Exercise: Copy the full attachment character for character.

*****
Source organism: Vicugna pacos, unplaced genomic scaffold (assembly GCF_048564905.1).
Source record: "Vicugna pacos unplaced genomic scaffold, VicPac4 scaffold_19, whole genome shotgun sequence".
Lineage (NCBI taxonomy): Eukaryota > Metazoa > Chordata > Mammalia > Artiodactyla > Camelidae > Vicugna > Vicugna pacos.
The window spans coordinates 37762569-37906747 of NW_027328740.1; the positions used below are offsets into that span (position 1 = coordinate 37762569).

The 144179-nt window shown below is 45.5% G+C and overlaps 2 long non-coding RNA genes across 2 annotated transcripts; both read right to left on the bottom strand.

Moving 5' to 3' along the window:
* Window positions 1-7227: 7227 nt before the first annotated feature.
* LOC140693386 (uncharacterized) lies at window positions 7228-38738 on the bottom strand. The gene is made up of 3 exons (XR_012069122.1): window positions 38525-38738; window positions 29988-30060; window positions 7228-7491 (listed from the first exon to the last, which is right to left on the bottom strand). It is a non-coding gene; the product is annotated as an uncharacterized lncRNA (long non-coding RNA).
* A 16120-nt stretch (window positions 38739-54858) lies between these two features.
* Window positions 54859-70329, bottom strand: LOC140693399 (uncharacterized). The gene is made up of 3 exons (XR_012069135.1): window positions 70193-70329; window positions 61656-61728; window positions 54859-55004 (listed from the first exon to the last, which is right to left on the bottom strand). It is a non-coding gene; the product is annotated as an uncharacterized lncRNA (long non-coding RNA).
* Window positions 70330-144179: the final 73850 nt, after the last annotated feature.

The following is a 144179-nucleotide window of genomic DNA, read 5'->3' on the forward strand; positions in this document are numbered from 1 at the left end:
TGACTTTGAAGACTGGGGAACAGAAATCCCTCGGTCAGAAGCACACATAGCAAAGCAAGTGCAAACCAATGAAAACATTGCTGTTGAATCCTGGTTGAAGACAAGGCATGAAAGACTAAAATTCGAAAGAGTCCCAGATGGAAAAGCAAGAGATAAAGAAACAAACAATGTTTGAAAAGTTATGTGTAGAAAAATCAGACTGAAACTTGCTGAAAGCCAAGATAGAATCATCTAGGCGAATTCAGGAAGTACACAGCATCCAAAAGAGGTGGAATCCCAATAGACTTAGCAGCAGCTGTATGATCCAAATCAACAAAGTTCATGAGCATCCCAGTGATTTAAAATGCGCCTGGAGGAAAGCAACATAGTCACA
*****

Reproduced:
Source organism: Vicugna pacos, unplaced genomic scaffold (assembly GCF_048564905.1).
Source record: "Vicugna pacos unplaced genomic scaffold, VicPac4 scaffold_19, whole genome shotgun sequence".
Lineage (NCBI taxonomy): Eukaryota > Metazoa > Chordata > Mammalia > Artiodactyla > Camelidae > Vicugna > Vicugna pacos.
The window spans coordinates 37762569-37906747 of NW_027328740.1; the positions used below are offsets into that span (position 1 = coordinate 37762569).

The 144179-nt window shown below is 45.5% G+C and overlaps 2 long non-coding RNA genes across 2 annotated transcripts; both read right to left on the bottom strand.

Moving 5' to 3' along the window:
* Window positions 1-7227: 7227 nt before the first annotated feature.
* LOC140693386 (uncharacterized) lies at window positions 7228-38738 on the bottom strand. The gene is made up of 3 exons (XR_012069122.1): window positions 38525-38738; window positions 29988-30060; window positions 7228-7491 (listed from the first exon to the last, which is right to left on the bottom strand). It is a non-coding gene; the product is annotated as an uncharacterized lncRNA (long non-coding RNA).
* A 16120-nt stretch (window positions 38739-54858) lies between these two features.
* Window positions 54859-70329, bottom strand: LOC140693399 (uncharacterized). The gene is made up of 3 exons (XR_012069135.1): window positions 70193-70329; window positions 61656-61728; window positions 54859-55004 (listed from the first exon to the last, which is right to left on the bottom strand). It is a non-coding gene; the product is annotated as an uncharacterized lncRNA (long non-coding RNA).
* Window positions 70330-144179: the final 73850 nt, after the last annotated feature.

The following is a 144179-nucleotide window of genomic DNA, read 5'->3' on the forward strand; positions in this document are numbered from 1 at the left end:
TGACTTTGAAGACTGGGGAACAGAAATCCCTCGGTCAGAAGCACACATAGCAAAGCAAGTGCAAACCAATGAAAACATTGCTGTTGAATCCTGGTTGAAGACAAGGCATGAAAGACTAAAATTCGAAAGAGTCCCAGATGGAAAAGCAAGAGATAAAGAAACAAACAATGTTTGAAAAGTTATGTGTAGAAAAATCAGACTGAAACTTGCTGAAAGCCAAGATAGAATCATCTAGGCGAATTCAGGAAGTACACAGCATCCAAAAGAGGTGGAATCCCAATAGACTTAGCAGCAGCTGTATGATCCAAATCAACAAAGTTCATGAGCATCCCAGTGATTTAAAATGCGCCTGGAGGAAAGCAACATAGTCACA